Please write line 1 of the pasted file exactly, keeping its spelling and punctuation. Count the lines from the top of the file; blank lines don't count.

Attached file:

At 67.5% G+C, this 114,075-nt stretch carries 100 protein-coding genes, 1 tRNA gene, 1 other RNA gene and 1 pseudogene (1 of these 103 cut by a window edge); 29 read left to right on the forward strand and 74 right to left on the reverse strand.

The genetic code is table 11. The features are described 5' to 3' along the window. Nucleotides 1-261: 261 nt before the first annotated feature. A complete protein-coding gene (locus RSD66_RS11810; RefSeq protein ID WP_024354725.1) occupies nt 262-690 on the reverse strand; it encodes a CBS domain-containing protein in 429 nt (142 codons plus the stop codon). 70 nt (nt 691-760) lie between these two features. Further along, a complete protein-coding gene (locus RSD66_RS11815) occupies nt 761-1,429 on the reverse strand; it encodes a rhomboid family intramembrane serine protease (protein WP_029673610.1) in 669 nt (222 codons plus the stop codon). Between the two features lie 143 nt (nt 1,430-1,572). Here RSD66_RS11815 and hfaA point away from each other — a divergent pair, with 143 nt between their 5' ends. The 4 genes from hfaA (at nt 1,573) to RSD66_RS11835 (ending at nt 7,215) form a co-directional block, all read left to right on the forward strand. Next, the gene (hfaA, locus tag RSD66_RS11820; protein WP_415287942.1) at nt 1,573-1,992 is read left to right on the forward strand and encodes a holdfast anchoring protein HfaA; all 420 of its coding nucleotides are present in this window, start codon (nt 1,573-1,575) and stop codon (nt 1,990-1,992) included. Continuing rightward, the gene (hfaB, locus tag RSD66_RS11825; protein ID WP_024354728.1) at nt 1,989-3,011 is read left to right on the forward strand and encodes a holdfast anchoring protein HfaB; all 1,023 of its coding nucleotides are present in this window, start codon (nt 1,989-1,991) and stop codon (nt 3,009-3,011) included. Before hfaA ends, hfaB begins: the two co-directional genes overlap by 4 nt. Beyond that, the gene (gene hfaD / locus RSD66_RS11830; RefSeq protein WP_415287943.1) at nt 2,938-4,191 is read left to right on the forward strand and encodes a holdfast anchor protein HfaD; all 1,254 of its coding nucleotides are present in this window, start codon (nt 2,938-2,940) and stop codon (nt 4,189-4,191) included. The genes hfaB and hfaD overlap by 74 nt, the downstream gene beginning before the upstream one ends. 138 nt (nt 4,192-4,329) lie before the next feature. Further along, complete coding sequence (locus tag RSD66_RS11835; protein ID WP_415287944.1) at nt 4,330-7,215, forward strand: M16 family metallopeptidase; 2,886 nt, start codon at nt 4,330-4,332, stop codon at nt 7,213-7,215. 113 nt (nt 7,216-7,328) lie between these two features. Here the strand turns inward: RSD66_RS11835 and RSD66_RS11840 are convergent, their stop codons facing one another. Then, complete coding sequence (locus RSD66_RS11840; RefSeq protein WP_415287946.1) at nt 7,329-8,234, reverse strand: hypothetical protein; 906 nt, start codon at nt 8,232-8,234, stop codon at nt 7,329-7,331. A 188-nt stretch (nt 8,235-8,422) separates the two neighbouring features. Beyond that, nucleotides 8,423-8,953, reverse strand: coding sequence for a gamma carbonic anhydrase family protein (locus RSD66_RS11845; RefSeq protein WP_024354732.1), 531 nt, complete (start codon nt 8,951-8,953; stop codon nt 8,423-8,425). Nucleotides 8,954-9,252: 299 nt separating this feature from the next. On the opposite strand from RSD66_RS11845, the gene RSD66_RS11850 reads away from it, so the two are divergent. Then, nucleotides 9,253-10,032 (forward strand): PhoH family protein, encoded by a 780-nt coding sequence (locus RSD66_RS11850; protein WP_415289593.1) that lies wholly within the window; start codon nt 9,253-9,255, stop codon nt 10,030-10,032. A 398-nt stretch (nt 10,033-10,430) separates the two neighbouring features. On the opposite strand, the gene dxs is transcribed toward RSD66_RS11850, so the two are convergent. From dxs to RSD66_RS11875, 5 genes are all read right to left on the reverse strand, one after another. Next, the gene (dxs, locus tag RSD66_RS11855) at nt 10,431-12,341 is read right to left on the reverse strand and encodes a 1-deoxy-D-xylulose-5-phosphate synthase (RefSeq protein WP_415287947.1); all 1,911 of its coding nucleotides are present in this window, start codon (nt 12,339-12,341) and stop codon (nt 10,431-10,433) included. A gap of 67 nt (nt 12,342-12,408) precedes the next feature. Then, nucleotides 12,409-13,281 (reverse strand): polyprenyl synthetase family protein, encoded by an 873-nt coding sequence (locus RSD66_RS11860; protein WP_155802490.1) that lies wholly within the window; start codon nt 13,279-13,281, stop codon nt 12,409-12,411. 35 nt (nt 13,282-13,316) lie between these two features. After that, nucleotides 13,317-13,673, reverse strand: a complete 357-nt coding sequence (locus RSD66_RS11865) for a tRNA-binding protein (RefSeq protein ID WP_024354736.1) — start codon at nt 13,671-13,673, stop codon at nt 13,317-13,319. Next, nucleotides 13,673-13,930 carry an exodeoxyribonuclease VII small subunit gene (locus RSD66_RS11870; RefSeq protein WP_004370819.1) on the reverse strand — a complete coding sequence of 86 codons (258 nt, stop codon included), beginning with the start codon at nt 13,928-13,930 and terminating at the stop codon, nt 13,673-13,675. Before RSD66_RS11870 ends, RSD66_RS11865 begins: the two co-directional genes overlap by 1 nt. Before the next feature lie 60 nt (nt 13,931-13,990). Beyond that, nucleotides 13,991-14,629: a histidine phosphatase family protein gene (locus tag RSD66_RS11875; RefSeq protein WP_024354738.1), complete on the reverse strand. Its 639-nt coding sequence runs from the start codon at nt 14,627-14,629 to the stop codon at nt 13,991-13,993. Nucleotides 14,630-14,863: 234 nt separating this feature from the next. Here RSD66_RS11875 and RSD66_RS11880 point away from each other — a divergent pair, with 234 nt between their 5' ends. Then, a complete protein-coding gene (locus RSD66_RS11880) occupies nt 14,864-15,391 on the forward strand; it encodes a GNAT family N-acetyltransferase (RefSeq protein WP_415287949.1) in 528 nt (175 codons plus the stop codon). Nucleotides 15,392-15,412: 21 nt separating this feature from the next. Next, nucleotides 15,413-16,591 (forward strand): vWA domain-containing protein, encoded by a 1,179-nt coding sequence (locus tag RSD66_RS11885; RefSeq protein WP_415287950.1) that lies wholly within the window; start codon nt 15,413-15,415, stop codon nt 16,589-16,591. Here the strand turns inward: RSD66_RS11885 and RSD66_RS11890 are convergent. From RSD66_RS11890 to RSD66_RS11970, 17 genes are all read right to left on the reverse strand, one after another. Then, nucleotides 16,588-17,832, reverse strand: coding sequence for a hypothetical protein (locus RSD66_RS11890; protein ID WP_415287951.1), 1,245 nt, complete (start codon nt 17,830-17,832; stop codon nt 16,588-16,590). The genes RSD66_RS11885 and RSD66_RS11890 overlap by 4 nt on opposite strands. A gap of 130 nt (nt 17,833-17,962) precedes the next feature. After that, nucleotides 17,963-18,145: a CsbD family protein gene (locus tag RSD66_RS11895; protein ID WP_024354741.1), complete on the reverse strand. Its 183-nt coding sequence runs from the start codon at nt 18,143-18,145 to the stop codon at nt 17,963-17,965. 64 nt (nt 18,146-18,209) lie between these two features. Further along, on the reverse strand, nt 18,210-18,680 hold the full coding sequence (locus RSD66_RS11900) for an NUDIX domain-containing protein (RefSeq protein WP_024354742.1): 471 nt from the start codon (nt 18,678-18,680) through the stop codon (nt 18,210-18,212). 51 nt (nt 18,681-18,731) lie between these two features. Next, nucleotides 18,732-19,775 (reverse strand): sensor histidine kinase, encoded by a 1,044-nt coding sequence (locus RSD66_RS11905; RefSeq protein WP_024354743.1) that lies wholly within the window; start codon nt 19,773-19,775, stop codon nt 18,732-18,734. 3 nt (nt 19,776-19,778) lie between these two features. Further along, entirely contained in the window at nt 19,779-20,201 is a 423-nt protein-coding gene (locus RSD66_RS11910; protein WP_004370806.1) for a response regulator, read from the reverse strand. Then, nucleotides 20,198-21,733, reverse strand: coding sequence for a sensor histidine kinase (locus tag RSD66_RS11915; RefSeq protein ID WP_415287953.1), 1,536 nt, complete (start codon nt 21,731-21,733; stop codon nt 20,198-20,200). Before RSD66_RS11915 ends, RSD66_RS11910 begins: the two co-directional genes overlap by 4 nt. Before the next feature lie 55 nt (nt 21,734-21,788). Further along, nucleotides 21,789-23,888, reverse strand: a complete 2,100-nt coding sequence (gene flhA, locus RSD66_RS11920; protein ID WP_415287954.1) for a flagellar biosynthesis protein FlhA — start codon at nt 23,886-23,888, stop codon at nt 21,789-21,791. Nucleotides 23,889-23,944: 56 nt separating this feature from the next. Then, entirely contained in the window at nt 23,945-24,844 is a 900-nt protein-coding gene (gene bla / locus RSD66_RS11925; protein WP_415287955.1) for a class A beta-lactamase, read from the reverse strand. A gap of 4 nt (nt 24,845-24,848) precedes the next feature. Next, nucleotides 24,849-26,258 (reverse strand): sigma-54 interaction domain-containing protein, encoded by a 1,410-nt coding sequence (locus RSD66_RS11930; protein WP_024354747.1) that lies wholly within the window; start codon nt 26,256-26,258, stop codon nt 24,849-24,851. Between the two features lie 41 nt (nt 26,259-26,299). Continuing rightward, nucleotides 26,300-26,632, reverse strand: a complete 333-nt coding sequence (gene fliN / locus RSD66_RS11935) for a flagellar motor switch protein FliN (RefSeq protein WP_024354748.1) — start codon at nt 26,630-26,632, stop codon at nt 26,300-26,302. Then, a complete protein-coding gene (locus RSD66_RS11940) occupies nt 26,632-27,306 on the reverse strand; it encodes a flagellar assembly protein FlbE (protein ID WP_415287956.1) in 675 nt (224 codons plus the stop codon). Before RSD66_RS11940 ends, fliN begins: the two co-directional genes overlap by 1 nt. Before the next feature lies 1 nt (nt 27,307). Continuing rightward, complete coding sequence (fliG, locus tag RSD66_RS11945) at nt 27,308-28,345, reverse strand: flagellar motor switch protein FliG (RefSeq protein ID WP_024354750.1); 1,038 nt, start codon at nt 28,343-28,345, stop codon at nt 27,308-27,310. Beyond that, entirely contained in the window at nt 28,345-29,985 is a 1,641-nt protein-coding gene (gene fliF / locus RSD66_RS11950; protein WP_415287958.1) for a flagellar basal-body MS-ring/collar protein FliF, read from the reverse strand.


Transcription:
At 67.5% G+C, this 114,075-nt stretch carries 100 protein-coding genes, 1 tRNA gene, 1 other RNA gene and 1 pseudogene (1 of these 103 cut by a window edge); 29 read left to right on the forward strand and 74 right to left on the reverse strand.